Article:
Stewpot: Group that feeds the hungry expands services: Helping poor, disinfranchised in the community
With $2 million in pledges already committed, Stewpot Community Services is moving into the public phase of its fundraising campaign. The goal is $4 million.
The Rev. Frank Spencer, chief executive officer of Stewpot, said the three-year Capital Campaign began in 2008 as an effort to renovate the organization's facility.
"We were advised by our architect to repurpose the old sanctuary for the kitchen and make the eating space useful as a place where community events can be held," he said.
The sanctuary just west of the building at 1100 W. Capitol St. will be renovated and the kitchen and lunch services moved into it. The chapel and food pantry also will be moved to the sanctuary, allowing handicap access to all three services for the first time. A courtyard will be created between the buildings.
The current space will be transformed to house children's programs, and a daycare will be created in the current clothing closet space.
Derek Alley, a consultant for the fundraising campaign, said the building housing Stewpot hasn't been modified since the 1920s.
Many churches have pledged money to the Capital Campaign, including Meadowbrook Church of Christ's $30,000 commitment; St. Andrew's Episcopal Cathedral's $50,000 pledge; St. Luke's United Methodist Church's $10,000 pledge; Fondren Presbyterian's $10,000 pledge, and Beth Israel Sisterhood's $5,000 pledge.
The largest commitment was $300,000 from New Horizon Church.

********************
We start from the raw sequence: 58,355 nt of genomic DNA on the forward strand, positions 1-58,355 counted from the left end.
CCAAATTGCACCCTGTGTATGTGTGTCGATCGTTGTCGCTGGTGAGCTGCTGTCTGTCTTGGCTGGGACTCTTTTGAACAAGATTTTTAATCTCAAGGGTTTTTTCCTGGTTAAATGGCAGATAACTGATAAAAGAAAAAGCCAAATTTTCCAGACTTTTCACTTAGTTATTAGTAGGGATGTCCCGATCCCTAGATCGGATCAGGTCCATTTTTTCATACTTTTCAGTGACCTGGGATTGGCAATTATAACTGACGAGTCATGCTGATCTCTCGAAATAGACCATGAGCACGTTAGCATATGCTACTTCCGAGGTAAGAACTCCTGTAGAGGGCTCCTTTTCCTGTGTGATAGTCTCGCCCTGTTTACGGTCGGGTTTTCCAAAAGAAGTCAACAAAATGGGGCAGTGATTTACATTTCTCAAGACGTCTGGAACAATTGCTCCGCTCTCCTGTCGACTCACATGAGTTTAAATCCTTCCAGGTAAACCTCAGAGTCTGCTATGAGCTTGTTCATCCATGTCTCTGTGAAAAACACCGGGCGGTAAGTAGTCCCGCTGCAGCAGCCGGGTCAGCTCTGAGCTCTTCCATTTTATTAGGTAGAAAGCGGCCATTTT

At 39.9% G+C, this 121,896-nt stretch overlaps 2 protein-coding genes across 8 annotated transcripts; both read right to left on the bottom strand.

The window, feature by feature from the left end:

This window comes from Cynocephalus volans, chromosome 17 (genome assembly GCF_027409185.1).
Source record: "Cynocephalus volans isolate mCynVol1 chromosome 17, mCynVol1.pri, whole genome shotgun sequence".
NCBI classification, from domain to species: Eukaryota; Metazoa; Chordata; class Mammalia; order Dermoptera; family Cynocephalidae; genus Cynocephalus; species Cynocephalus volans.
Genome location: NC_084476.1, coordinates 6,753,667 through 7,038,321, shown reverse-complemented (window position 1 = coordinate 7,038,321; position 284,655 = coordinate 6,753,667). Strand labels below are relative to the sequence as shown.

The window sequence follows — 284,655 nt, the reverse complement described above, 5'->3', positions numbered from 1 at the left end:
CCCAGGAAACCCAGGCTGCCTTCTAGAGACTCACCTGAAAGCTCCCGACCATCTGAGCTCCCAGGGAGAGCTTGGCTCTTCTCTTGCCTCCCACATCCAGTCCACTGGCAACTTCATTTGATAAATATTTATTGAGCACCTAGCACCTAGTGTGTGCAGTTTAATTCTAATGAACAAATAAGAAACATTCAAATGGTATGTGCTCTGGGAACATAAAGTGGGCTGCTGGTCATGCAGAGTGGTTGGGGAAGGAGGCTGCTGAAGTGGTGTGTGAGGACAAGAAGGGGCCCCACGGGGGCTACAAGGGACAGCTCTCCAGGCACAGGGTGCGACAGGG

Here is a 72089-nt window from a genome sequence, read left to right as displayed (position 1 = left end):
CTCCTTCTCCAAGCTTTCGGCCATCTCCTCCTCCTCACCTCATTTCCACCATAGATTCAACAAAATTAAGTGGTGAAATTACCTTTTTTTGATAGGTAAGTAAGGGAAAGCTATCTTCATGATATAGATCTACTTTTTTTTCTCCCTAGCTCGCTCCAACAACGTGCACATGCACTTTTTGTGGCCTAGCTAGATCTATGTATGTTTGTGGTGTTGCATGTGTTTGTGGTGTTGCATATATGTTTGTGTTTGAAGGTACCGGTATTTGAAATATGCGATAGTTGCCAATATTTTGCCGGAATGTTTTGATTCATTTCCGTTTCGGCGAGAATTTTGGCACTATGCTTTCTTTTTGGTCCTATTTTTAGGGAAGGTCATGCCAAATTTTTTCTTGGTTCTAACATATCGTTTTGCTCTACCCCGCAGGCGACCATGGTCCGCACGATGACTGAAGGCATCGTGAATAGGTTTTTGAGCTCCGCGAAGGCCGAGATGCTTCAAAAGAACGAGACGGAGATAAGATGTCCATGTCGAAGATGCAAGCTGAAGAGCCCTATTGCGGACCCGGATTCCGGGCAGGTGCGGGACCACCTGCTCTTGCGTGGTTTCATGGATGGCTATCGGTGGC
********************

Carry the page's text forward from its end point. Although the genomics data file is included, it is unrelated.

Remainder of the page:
"Our goal from the faith community is half-a-million dollars, and so far, we have $405,000 from churches," Alley said. "We are asking them to give above and beyond what they already give."
Bishop Ronnie Crudup, senior pastor of New Horizon Church, said he's involved with the campaign because he likes Stewpot's work and mission.
"The second reason is because of race," said Crudup, whose congregation is predominantly black. "When I look at Stewpot, what I see is 95-98 percent of the people that Stewpot serves are poor, beat-up black folks, but I also see that 95-98 percent of Stewpot's finances come from white people. I think there is something wrong with that picture.
'I just feel deeply convicted that, as African Americans, we, too, have to step up to the plate with another level of commitment to the poor and disenfranchised in this metropolitan area.
'I'm asking people who read this article, particularly African Americans, to make a commitment, a pledge, or just give the money to assist the hurting masses out there that Stewpot serves."
The Rev. Ricky James of St. Luke's United Methodist Church said the congregation has a historic relationship with Stewpot. "We see partnering with Stewpot as an extension of the mission for the church," he said.
Michele Schipper, president of the Beth Israel Sisterhood, said Stewpot is one of the group's community service projects.
"I think the mission of what Stewpot is accomplishing and what the Capital Campaign dollars are going toward is certainly a worthwhile cause. We can all look at ourselves and say there is always someone a lot worse off than we are."